The first glimpse of the river, deep and dazzling in the sandy terrain, is forever surprising. It looks like a peacock blue ribbon, a swathe of bright, weaving its way within the small town of Kasane, and following wilderness, the Chobe National Park. Unquestionably, one of Africa’s most beautiful rivers, the Chobe supports diversity and concentration of wildlife unequaled anywhere else in the country.
Opened in 1968, the park covers approximately 11 700 Square Kms, comprising woodland, floodplains, and swamps. The northern boundary is formed by the Chobe River. The park contains four distinct geographical areas: the Chobe Riverfront, Savute and Linyanti, the Ngwezumba pans.
Chobe Riverfront being the most accessible and frequently visited of Botswana’s big game country, it is most known for its vast herds of Cape buffalo and elephants, which converge upon the river to drink during the dry winter months.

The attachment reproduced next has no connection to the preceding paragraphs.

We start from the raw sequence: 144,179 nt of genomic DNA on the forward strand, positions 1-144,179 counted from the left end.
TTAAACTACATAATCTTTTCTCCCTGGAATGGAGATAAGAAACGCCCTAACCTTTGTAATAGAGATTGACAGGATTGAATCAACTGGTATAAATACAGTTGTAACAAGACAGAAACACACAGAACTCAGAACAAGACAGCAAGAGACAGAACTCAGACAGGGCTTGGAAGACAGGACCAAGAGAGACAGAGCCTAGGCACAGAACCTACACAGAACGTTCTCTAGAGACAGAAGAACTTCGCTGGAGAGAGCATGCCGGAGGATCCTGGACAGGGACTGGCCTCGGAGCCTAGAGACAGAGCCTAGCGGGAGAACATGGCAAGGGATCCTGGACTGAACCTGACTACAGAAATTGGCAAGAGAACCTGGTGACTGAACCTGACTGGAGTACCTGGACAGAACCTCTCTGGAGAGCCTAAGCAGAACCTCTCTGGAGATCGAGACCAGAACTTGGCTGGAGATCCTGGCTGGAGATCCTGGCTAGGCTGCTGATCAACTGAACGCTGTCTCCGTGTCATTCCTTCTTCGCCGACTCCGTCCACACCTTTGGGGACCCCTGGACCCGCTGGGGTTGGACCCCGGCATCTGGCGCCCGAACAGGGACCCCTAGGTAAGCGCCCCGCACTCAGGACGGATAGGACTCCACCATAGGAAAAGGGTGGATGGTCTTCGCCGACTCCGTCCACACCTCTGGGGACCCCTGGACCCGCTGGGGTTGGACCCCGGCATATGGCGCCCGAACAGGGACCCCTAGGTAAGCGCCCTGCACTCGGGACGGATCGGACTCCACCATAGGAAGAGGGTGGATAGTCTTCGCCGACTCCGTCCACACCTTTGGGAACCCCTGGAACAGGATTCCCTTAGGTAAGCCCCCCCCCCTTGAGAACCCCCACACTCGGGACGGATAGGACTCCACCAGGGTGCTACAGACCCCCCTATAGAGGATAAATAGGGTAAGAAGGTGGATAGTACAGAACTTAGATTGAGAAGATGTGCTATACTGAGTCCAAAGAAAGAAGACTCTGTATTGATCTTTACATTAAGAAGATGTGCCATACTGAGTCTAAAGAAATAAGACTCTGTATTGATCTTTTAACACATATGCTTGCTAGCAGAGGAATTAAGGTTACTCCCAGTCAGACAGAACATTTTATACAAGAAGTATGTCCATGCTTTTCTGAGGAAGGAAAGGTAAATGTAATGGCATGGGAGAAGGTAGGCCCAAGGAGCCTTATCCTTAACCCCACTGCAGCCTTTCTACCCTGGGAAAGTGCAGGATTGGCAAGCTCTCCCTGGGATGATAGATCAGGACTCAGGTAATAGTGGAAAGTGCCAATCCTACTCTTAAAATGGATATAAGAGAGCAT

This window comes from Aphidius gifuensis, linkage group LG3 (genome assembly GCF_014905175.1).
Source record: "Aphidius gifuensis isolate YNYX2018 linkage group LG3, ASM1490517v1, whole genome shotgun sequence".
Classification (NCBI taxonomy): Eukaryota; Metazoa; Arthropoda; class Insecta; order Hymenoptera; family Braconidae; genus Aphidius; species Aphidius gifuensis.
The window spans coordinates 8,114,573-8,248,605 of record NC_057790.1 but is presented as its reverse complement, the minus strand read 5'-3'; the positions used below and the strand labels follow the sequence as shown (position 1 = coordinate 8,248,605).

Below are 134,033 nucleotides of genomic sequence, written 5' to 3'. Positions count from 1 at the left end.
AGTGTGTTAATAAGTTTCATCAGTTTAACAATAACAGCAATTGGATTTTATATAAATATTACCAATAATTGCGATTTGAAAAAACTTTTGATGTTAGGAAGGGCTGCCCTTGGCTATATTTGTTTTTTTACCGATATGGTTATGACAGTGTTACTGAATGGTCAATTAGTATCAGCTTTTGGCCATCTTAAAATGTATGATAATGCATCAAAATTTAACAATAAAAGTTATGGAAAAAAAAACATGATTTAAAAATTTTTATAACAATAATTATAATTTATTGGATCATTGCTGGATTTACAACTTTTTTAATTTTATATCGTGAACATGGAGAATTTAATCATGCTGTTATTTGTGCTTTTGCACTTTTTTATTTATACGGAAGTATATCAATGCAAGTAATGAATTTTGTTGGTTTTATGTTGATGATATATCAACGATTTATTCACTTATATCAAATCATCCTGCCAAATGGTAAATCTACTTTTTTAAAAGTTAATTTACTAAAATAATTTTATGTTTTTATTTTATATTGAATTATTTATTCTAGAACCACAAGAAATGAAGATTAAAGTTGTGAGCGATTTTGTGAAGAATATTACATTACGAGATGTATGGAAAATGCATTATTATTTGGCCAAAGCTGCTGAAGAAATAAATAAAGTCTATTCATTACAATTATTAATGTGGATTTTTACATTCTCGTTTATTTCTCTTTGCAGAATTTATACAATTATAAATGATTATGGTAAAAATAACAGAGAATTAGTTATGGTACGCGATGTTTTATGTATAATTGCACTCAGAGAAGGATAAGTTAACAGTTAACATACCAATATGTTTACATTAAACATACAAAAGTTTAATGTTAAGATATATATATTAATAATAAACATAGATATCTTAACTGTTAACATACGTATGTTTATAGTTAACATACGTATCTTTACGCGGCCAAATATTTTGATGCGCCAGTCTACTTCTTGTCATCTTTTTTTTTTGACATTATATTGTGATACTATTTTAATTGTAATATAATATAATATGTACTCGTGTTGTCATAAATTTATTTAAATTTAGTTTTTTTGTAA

During this season, you may see numbers of elephants at once. You may be circled by elephants, as the main Serondella road becomes impassable and scores of family herds cross the main street to reach to the river to drink, play, and bathe. While driving on the river’s edge, you can detect up to 15 various species of animals, such as lechwe, waterbuck, puku (only visible in this part of Botswana), roan and sable, giraffe, kudu, impala, bushbuck, warthog, monkeys and baboons, along with the accompanying predators’ lion, leopard, hyena and jackal.
If you take a river cruise, you’ll get up close and personal with hippo, crocodile and an array of water birds. You’ll discover the park, and the beings, from a different point of view. More than 460 varieties of birds have been identified in the park, making the park one of the most valued bird Safaris in Africa. Average kinds to be seen include the spur-winged Gees, the sacred ibis, Egyptian Gees, the ubiquitous cormorants and darters, Pel’s Fishing Owl, Carmine Bee-eaters, most members of the kingfisher family, all the rollers, the unmistakable Fish Eagle and many members of the stork.
The Chobe River rises in the northern Angola highlands, travels enormous distance before it reaches Botswana at Ngoma. Like the Okavango and Zambezi River, the Chobe’s course is affected by faults lines that are extensions Great Rift Valley.